insurmountable obstacles, makes appear more practicable the contention of those who are warring upon the abuses and tyrannies of the present.
Psychology. By William James. New York: Henry Holt & Co. (American Science Series, briefer course). Pp. 478.
The author's chief aim in preparing this abridgment of his larger work on the Principles of Psychology has been to make it more directly available for class-room use. For that purpose he has omitted several chapters and rewritten others; has left out the polemical and historical matter, the metaphysical allusions and purely speculative passages, the book references, and most of the quotations of the larger work; and has added brief chapters on the various senses. By these changes he believes that his presentation of the subject as a "natural science" has gained in clearness by its extrication from so much critical matter and its more simple and dogmatic statement. His definition of psychology is "the description and explanation of states of consciousness as such." As a natural science it, in common with the other natural sciences and in spite of the fact that further reflection leads to idealism, assumes that a world of matter exists altogether independently of the perceiving mind. Besides this it assumes additional data peculiarly its own, and leaves it to more developed parts of philosophy to test their ulterior significance and truth. These data are thoughts and feelings, or transitory states of consciousness, and knowledge, by these states of consciousness, of other things. Mental facts can not be properly studied apart from the physical environment of which they take cognizance. Mind and world have been evolved together, and in consequence are something of a mutual fit. The special interactions between the outer order and the order of consciousness, by which this harmony has been brought about, have been the subject of evolutionary speculations, which, though they can not so far be said to be conclusive, have refreshed and enriched the subject, and brought all sorts of new questions to the light. The conception that the immediate condition of a state of consciousness is an activity of some sort in the cerebral hemispheres, which underlies the physiological psychology of recent years, is the working hypothesis of this book. After the chapters on the senses, structure and function of the brain, and general conditions of neural activity, the subjects of habit, the stream of consciousness, the self, attention, conception, association, the sense of time, memory, imagination, perception, the perception of space, reasoning, emotion, instinct, will, and psychology and philosophy are discussed; and the conclusion is reached that psychology does not yet stand on solid ground, but is waiting for its Galileo and Lavoisier.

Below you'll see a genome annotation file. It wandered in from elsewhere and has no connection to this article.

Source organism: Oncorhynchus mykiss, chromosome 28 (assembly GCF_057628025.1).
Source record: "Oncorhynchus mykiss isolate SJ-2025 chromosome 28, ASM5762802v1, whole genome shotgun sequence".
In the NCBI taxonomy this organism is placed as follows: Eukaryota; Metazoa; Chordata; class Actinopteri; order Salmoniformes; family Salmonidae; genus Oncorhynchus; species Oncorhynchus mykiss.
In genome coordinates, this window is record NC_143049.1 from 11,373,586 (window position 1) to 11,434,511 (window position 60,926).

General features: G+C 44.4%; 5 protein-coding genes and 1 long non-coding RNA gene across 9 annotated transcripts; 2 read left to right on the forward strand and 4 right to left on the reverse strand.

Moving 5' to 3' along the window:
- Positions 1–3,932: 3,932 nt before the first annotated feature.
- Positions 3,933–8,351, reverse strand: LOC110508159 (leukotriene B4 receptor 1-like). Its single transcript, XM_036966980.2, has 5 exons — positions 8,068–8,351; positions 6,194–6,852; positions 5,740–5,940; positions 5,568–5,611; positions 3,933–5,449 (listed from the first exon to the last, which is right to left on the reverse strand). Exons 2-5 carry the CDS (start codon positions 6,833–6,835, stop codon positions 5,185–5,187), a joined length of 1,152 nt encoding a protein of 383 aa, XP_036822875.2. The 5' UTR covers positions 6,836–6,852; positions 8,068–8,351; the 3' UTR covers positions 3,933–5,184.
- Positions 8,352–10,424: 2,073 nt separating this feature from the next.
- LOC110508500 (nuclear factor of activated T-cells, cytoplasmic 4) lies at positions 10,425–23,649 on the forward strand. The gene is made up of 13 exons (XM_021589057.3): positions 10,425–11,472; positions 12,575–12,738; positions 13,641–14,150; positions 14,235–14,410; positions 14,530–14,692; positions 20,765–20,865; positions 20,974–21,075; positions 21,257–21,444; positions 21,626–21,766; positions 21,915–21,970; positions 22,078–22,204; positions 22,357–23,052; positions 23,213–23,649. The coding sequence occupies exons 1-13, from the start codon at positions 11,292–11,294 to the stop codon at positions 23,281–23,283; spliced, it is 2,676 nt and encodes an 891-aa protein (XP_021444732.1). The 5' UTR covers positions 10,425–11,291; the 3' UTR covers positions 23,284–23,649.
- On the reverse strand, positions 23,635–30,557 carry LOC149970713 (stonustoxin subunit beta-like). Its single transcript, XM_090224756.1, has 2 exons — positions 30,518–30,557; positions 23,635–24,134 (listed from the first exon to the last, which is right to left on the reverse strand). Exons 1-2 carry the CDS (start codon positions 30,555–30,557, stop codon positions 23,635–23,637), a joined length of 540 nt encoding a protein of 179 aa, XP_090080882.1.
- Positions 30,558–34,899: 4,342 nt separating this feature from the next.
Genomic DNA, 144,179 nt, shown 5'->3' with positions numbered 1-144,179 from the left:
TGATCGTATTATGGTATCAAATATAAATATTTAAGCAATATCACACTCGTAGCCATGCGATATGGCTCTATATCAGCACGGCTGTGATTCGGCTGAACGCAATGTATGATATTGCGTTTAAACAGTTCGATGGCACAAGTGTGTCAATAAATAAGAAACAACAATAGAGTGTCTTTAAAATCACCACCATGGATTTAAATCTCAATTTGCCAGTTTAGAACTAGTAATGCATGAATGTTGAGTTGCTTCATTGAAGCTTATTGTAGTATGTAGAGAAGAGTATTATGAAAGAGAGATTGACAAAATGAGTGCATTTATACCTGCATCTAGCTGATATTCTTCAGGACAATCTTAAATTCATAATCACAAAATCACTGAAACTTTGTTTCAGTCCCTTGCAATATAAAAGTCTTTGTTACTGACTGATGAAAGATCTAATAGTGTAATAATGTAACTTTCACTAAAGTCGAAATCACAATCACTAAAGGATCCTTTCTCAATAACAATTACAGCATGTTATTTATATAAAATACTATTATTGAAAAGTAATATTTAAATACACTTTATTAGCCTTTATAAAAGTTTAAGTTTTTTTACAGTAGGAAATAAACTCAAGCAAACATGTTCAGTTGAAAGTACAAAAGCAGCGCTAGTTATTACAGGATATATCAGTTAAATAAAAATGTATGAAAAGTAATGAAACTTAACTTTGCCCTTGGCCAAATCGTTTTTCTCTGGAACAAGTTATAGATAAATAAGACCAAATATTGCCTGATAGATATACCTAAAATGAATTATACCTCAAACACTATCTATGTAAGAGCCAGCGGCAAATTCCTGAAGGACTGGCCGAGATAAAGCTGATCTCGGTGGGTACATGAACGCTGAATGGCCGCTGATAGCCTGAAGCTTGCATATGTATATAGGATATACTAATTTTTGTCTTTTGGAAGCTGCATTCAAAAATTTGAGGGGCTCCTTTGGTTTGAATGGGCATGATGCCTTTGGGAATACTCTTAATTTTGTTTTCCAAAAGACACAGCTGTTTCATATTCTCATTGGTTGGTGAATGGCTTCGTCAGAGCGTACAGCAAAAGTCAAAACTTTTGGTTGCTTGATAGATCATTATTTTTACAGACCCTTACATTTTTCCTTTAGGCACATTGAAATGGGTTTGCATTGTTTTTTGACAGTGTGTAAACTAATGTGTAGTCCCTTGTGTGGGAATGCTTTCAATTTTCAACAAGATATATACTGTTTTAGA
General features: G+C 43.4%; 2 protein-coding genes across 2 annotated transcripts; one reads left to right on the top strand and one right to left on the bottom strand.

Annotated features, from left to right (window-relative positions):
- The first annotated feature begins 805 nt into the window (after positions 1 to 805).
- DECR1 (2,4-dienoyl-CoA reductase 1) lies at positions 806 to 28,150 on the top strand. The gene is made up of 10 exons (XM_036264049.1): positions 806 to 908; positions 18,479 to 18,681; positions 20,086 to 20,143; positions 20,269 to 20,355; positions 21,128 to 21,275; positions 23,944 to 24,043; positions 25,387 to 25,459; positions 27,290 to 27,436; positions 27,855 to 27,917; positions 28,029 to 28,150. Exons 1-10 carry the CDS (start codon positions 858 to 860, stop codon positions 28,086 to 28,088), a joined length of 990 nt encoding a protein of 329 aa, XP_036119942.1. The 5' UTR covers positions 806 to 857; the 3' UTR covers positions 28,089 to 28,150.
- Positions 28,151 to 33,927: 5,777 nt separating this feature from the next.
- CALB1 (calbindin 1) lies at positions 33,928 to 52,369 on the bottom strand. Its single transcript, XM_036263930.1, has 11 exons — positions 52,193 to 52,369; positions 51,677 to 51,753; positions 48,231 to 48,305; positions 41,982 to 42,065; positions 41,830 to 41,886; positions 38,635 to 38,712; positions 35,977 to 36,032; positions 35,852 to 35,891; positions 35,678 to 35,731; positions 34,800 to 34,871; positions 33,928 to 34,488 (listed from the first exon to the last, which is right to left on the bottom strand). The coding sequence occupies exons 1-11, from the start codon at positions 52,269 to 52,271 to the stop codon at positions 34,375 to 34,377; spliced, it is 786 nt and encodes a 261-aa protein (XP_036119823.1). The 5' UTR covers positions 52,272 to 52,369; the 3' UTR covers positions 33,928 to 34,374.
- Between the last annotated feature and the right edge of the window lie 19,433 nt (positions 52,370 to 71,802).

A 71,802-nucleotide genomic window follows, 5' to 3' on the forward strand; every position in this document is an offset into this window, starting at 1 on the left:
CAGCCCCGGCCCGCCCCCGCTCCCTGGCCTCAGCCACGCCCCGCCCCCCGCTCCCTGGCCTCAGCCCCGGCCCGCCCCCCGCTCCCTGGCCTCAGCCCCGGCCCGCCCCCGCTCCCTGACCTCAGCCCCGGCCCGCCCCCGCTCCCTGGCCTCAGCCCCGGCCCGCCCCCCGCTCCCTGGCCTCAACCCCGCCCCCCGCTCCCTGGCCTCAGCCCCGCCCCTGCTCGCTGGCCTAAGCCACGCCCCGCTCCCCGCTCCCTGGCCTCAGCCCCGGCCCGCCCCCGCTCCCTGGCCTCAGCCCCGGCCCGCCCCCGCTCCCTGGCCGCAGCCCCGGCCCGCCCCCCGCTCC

Abraham Lincoln. The True Story of a Great Life. By William H. Herndon and Jesse W. Weik, with an Introduction by Horace White. New York: D. Appleton & Co. Two vols. Pp. 331 and 348. Price, $3.
Mr. Herndon's theory of a biography is that it should tell the whole truth; not give prominence to certain traits or events which flatter a little or brighten the glory of the subject, and withhold others which may have been equally potent in determining the character and fortunes because they are of a darker nature, and may infuse a little unpleasantness into the picture; but to give both sides, and to each incident, whether pleasant or unpleasant, its due prominence, according to the magnitude of its effect on the life as a whole. To him the biographies in the Bible are models, in which none of the faults and offenses of those who are otherwise held up as noble characters are extenuated, but each is related in all its enormity. Mr. Herndon was the life-long intimate friend of Mr. Lincoln and his law partner for many years. He regarded him with a genuine, enthusiastic, personal admiration. He contemplated the book for twenty years, but not being a literary man made little progress in composing it till he put it into the hands of Mr. Weik, whose habits and training were favorable to its successful execution. His purpose is to deal with Mr. Lincoln individually and domestically—as a lawyer, as citizen, and as statesman. Especial attention is given to the history of his youth and early manhood; and in this to give some things that other biographies do not have. "The endeavor is to keep Lincoln in sight all the time; to cling close to his side all the way through—leaving to others the more